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don, find favour with the finest people : nowhere does wealth tell with more direct brute force; and, this season, one of the most successful of the plebeian Amphytrions was the head of the wellknown house of Trenchard and Co., Cornhill.
• Mr. Trenchard was a plain unaffected man of business; his wife was comely, noisy, loud, vulgar, overbearing ; the daughter, a mass of affectation and conceit. As Mrs. Trenchard was aware that her strength was in metal, she never omitted an opportunity of recalling the company to the recollection of the price of everything, and was a walking tariff. To those who had wealth and titles, she was invariably good-natured and obliging ; to those who did not possess either of these qualifications, she was equally rude and disobliging,— not so much from ill-humour, as from the prudent consideration that she should gain nothing by the opposite conduct, and from the agreeable novelty of finding that she had those whom she might treat as inferiors, and be rude to with impunity.
• Mrs. Trenchard was shrewd, and soon saw that a great intimacy subsisted between the Sedley family and Lord Frederick; and caring less for the consequences of promoting it, than she did for the reputation of having " the pleasantest dinners in the world,” (which eulogy she was sure to have from those who met there, whom they considered as the pleasantest people,) she never failed to ask Lord Frederick Danesford to meet Lady Sedley. They were amused ; the dinner was gay; Lord Frederick danced at the balls with Miss Trenchard, and spent all the time in their house that he did not spend at Lord Sedley's.
• Mrs. Trenchard vindicated the delicacy of her sense of propriety by saying, when she dispatched invitations to both, “ I suppose, as I ask Lady Sedley, I must ask Lord Frederick : well, if I was Lord Sedley, I know what I would do:"-or to those females with whom she was intimate, she observed, “ I never saw anything like it in my life! -such a flirtation, quite shocking !-poor thing! what a pity somebody does not advise her!" She had the recompense of her courtesy and forbearance, in hearing the sea-breeze on the Chain Pier and Marine Parade bring to her ear the murmur of her passing acquaintance, " Why, Lord Frederick Danesford never leaves the Trenchards ! - he must mean to marry the daughter.”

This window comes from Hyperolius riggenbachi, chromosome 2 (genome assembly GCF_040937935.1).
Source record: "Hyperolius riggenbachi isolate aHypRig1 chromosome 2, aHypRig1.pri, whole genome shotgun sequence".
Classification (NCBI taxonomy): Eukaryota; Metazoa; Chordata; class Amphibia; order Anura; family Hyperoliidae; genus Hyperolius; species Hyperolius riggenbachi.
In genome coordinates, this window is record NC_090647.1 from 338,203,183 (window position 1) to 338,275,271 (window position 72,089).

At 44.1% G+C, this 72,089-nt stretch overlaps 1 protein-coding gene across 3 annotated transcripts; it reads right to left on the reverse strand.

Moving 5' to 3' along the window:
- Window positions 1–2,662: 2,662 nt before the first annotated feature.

• This, however, was said by those who had been friends of the Trenchards years before-who, not being initiated into the deeper mysteries of fashion, were forced to content themselves with hearing of an attachment, when the parties were in Doctors' Commons-of a duel, when it appeared headed by “affair of honour" in the Morning Post. Such persons are always more eager than any others to obtain some insight into the affairs of their superiors. Much to be pitied as these " fond inquirers' are, it would soothe their pains to know that there is a grade still lower in the scale of worldlings—people who absolutely * burst in ignorance," who, from being unacquainted with persons, confuse and misapply names, and in telling a story, buckle
the sins of a young spendthrift on some pious old peer's back, and relate divisions between couples who are known to live like avadavats on the same perch.'
We hope these civilities will not be lost on the devourers of novels of fashionable life'!Mrs. Trenchard, • Having gradually travelled through these two stages of knownothingness, was quite aware of the blessing it must prove to her to know precisely how much Lord E-lost at Newmarket,—to see, with her own eyes, from beneath a scarlet berêt (shadowed with two heron plumes, and lighted with diamonds of unequalled size and lustre) how often Lord B-danced with Lady Julia M--'